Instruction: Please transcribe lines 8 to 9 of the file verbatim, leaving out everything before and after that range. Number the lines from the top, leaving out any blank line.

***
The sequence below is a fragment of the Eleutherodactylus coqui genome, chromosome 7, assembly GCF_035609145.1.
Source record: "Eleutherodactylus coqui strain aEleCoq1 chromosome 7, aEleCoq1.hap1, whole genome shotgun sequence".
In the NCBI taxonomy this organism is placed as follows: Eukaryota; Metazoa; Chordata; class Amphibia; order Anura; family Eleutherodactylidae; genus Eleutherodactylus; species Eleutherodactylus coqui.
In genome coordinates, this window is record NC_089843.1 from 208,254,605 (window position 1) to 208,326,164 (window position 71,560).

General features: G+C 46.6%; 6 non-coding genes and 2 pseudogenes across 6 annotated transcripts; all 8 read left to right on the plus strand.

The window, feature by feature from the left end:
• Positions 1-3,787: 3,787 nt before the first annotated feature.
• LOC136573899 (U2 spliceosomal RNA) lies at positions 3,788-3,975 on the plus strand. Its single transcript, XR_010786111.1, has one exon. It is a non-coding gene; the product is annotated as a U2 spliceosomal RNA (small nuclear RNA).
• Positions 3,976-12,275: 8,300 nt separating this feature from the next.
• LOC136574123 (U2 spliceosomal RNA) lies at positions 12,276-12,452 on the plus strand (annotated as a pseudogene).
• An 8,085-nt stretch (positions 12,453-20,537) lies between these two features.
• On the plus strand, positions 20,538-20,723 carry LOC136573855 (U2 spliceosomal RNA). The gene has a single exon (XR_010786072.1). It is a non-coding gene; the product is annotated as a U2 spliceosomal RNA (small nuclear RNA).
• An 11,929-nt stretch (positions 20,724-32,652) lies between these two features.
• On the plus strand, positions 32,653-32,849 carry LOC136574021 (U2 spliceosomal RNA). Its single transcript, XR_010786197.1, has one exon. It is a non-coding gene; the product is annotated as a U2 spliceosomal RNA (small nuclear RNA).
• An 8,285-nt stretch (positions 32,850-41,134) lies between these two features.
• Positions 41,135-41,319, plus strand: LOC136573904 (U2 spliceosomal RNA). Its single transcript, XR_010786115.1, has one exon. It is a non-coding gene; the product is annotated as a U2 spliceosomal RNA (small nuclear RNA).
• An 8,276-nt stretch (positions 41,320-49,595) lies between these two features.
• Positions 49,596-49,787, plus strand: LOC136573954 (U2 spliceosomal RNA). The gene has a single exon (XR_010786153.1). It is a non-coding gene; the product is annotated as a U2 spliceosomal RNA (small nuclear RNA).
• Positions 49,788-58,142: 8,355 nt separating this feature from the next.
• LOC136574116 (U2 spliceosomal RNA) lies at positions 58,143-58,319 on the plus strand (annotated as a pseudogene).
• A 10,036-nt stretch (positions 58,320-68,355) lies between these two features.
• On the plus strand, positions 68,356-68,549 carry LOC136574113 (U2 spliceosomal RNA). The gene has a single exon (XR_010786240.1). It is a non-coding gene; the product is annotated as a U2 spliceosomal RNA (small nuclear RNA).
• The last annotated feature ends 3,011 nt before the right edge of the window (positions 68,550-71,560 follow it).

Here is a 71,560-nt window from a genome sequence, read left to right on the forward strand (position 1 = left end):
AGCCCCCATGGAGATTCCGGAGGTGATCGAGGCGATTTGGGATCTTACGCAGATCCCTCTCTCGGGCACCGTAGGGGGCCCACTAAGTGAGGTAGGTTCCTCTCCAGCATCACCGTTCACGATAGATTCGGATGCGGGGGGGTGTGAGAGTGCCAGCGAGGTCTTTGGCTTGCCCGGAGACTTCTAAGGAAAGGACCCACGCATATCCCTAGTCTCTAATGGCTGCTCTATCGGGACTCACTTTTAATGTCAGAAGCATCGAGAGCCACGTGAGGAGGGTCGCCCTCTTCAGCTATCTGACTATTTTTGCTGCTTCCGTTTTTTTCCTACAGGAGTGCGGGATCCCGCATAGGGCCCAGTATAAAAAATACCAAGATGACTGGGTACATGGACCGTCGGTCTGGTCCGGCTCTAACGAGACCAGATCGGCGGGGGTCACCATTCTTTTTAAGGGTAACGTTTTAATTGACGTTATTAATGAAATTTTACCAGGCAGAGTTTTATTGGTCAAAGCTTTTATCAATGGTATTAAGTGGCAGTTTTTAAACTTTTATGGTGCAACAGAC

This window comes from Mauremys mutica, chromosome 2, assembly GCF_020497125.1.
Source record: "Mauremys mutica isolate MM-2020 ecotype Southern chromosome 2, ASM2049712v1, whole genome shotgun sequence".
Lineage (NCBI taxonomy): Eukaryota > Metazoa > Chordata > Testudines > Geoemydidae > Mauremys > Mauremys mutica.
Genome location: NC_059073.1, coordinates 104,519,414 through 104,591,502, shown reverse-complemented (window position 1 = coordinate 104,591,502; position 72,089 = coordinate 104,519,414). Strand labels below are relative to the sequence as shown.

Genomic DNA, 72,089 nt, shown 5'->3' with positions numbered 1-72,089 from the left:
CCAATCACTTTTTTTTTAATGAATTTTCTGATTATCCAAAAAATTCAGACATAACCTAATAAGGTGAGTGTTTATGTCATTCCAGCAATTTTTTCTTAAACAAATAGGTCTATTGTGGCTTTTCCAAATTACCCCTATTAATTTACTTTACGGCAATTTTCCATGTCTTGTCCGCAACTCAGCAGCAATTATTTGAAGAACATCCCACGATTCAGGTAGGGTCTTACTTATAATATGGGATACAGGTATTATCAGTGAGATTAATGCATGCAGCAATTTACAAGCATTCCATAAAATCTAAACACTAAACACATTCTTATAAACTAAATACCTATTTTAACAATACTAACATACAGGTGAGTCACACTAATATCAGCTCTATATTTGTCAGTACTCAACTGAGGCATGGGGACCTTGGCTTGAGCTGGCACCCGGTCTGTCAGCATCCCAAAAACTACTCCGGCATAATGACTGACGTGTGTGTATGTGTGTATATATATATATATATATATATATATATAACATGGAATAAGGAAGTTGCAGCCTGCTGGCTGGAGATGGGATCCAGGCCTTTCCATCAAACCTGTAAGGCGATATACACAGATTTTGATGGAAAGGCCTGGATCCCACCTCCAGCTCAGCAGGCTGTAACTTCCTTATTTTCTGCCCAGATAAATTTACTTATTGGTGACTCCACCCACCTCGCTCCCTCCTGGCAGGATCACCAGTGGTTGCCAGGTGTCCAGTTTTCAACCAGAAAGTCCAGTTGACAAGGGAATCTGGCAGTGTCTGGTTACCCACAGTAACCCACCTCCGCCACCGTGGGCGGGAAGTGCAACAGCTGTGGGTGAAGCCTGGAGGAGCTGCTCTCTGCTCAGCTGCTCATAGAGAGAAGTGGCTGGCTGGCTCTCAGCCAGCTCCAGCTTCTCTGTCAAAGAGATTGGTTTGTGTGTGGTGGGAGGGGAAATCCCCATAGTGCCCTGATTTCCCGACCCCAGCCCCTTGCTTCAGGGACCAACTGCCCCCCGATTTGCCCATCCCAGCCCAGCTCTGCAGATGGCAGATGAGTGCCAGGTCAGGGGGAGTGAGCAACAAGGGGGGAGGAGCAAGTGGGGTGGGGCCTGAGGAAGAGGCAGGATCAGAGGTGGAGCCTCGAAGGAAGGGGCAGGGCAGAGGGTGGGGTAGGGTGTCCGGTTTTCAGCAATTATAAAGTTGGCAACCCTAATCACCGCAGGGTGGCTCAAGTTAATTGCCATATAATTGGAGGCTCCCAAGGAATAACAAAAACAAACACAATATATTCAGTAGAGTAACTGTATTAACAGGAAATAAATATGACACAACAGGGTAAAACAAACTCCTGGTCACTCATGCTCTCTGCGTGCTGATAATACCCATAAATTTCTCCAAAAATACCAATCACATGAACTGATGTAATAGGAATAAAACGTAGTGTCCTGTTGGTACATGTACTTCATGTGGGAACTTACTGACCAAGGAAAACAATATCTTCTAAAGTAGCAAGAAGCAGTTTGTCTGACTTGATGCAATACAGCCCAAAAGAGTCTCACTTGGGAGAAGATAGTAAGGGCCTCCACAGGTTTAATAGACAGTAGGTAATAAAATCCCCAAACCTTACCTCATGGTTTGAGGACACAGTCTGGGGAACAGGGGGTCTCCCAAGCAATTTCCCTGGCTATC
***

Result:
• LOC136573899 (U2 spliceosomal RNA) lies at positions 3,788-3,975 on the plus strand. Its single transcript, XR_010786111.1, has one exon. It is a non-coding gene; the product is annotated as a U2 spliceosomal RNA (small nuclear RNA).
• Positions 3,976-12,275: 8,300 nt separating this feature from the next.